Hello, I’m having a similar issue to this topic. I noticed that the issue was fixed according to the instructions on this GitHub Page. However, we aren’t using a reverse proxy server, so, as far as we know, we’re unable to solve this issue by adding an IIS rewrite rule. IIS isn’t event running on the Azure Government hosted windows server where our Octopus Deploy service is running. Our repository is hosted in BitBucket. I’m able to select any branch from the drop-down list on the process page within Octopus that doesn’t have a forward slash in it. Any ideas on what might be causing this issue for us? Thanks
Thanks for reaching out and I’m sorry to see you’re running into this issue as well.
Could I know which version of Octopus Deploy you’re running locally? I am going to see if I can reproduce this behavior and speak to the engineers.
I note that you do not have a reverse proxy server but just to be thorough you don’t have any device in-between BitBucket and Octopus that might be rewriting the URL? I assume the Azure gov region is fairly locked down I’m just trying to get a full picture here. I appreciate the information.
Looking forward to hearing back.
Thanks for looking into the issue for us.
Our Octopus Deploy Server version is: 2022.1.2412.
I discussed the reverse proxy server with my IT team and as far as they know there isn’t anything between BitBucket and Octopus that is rewriting the URL.
I uploaded our logs to the link you provided.
Thanks for the logs they were helpful.
It does look like the verbatim the same issue that you cited in your first post minus the reverse proxy settings for IIS. If you haven’t already, I’m wondering if you are able to log in to the Octopus machine locally to test if the URL still returns a 404 for that branch? It might shed some light on if there is anything between your workstation and the Octopus server itself that is causing the feature/renaming branch to not escape.
We’ve done some testing here and when escaped properly the typically the GET from Octopus looks like this:
"HTTPS" "GET" to "
""/api/Spaces-1/projects/Projects-21/feature%2fnet6-upgrade/deploymentsettings" completed with 200 in 00:00:00.0401089 (040ms) by "UserName"
Your logs are resolving in this format:
"HTTP" "GET" to "0.0.0.0""/api/Spaces-#/projects/Projects-#/git/branches/feature/renaming-long-paths" completed with 404 in 00:00:00.0074341 (007ms) by "UserName"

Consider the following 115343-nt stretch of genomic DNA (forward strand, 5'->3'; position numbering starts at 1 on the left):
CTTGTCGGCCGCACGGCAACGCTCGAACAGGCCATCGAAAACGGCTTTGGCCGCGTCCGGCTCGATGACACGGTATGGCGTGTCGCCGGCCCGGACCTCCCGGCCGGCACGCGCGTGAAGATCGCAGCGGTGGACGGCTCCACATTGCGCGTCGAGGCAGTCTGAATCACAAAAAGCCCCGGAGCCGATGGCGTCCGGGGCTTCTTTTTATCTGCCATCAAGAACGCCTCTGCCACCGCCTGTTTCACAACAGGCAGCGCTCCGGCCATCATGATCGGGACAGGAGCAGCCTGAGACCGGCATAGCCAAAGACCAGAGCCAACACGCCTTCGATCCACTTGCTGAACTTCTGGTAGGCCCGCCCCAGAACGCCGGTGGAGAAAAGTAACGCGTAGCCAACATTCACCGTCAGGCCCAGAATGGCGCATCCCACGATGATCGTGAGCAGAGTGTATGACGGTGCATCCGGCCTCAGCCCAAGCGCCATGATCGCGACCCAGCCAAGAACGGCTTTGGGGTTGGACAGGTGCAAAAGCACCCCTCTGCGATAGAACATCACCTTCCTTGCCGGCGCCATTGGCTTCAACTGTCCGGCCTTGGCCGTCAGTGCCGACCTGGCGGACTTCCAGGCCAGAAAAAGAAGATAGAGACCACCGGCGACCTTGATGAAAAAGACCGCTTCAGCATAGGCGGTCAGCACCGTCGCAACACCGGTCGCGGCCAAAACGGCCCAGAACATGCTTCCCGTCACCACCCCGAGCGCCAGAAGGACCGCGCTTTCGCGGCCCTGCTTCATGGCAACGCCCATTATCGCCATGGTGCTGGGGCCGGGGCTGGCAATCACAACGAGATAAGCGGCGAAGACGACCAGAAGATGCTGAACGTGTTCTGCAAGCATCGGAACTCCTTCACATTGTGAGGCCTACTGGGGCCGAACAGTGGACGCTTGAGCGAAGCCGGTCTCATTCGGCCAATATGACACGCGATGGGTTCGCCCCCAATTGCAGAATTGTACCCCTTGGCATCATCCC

Looking forward to hearing back.
Unfortunately, I do receive the same error after logging in to our Octopus machine. It looks exactly like the screenshot I sent in my original post (including the console log errors).
Although this might not help us solve the problem, it’s probably worth noting that we also have an Azure DevOps build process that uses the OctopusCreateRelease task. That task is essentially utilizing the octo.cmd create-release command. In that command, we’re telling Octopus which branch to use to get the “Config to Code” configuration. However, we’re seeing the same issue there too:
I’m just stepping in for Garrett as he’s offline at the moment. Thanks for attempting to access your branch directly from the Octopus server. We were hoping that it would keep the traffic local however depending on your network configuration that may not be the case.
404 is coming directly from the Octopus server so it’s not surprising that you’re seeing it in your ADO pipeline as well. All that we can tell on this side is that something on the network seems to be decoding the URL when the request is sent to the Octopus server.
Aside from the IIS reverse proxy mentioned in the original GitHub issue, this type of behavior can be caused by firewalls or other traffic inspection devices. If it’s not too much trouble could your network team take another look at any inbound devices that may be sitting in front of your Octopus server? I will also start a conversation with our engineering team to see if we can find any other possible causes of this behavior.
I look forward to hearing back and please let us know if you have any questions for us.
Thanks for your response. I’m assuming there may be something between the inbound traffic and the Octopus server as well but I’m unsure how that could be because the Octopus server is hosted in the Azure cloud. We’ll take a closer look at the configuration of the virtual machine the Octopus software is running on to see if we can find anything that might be between the two. I’ll report back with our results once we’ve taken a second look.
I installed Wireshark on our Octopus server and found out by looking at the IP addresses in the incoming requests that we do actually have an IIS reverse proxy website setup on a different server in the Azure cloud. This was probably set up a long time ago by someone at our company that no longer works for us. I wasn’t expecting the reverse proxy website to be located on a different server (apparently my IT team didn’t think it would be there either). I followed the steps (found here: GitHub Page) for updating the reverse proxy rewrite rule and everything is working now.
Thanks for your assistance!
Great detective work! I’m glad you were able to track that down and get everything working again. Let us know if you ever need anything else down the road.
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